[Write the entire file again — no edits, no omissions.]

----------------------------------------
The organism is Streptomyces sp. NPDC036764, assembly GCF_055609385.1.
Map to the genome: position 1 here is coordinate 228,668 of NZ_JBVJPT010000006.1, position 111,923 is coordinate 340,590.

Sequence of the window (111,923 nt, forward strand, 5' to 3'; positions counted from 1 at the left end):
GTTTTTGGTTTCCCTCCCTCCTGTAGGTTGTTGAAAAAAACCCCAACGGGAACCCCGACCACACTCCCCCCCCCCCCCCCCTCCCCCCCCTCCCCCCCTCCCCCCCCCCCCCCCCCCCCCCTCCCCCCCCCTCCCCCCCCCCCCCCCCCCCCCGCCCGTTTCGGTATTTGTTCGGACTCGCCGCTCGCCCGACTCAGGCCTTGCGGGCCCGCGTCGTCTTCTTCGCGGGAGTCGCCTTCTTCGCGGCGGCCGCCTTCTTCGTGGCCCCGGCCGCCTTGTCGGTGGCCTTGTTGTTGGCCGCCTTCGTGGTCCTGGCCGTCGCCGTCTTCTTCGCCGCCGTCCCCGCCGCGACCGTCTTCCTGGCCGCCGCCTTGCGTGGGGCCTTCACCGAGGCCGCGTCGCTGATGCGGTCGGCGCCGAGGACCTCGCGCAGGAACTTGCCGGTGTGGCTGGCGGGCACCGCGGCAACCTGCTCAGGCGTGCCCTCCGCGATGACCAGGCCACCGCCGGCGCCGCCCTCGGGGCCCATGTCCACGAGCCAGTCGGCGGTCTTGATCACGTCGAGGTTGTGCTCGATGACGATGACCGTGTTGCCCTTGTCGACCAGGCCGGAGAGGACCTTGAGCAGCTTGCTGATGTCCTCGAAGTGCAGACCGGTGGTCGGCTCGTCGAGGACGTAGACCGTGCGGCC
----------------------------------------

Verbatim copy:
The organism is Streptomyces sp. NPDC036764, assembly GCF_055609385.1.
Map to the genome: position 1 here is coordinate 228,668 of NZ_JBVJPT010000006.1, position 111,923 is coordinate 340,590.

Sequence of the window (111,923 nt, forward strand, 5' to 3'; positions counted from 1 at the left end):
GTTTTTGGTTTCCCTCCCTCCTGTAGGTTGTTGAAAAAAACCCCAACGGGAACCCCGACCACACTCCCCCCCCCCCCCCCCTCCCCCCCCTCCCCCCCTCCCCCCCCCCCCCCCCCCCCCCTCCCCCCCCCTCCCCCCCCCCCCCCCCCCCCCGCCCGTTTCGGTATTTGTTCGGACTCGCCGCTCGCCCGACTCAGGCCTTGCGGGCCCGCGTCGTCTTCTTCGCGGGAGTCGCCTTCTTCGCGGCGGCCGCCTTCTTCGTGGCCCCGGCCGCCTTGTCGGTGGCCTTGTTGTTGGCCGCCTTCGTGGTCCTGGCCGTCGCCGTCTTCTTCGCCGCCGTCCCCGCCGCGACCGTCTTCCTGGCCGCCGCCTTGCGTGGGGCCTTCACCGAGGCCGCGTCGCTGATGCGGTCGGCGCCGAGGACCTCGCGCAGGAACTTGCCGGTGTGGCTGGCGGGCACCGCGGCAACCTGCTCAGGCGTGCCCTCCGCGATGACCAGGCCACCGCCGGCGCCGCCCTCGGGGCCCATGTCCACGAGCCAGTCGGCGGTCTTGATCACGTCGAGGTTGTGCTCGATGACGATGACCGTGTTGCCCTTGTCGACCAGGCCGGAGAGGACCTTGAGCAGCTTGCTGATGTCCTCGAAGTGCAGACCGGTGGTCGGCTCGTCGAGGACGTAGACCGTGCGGCC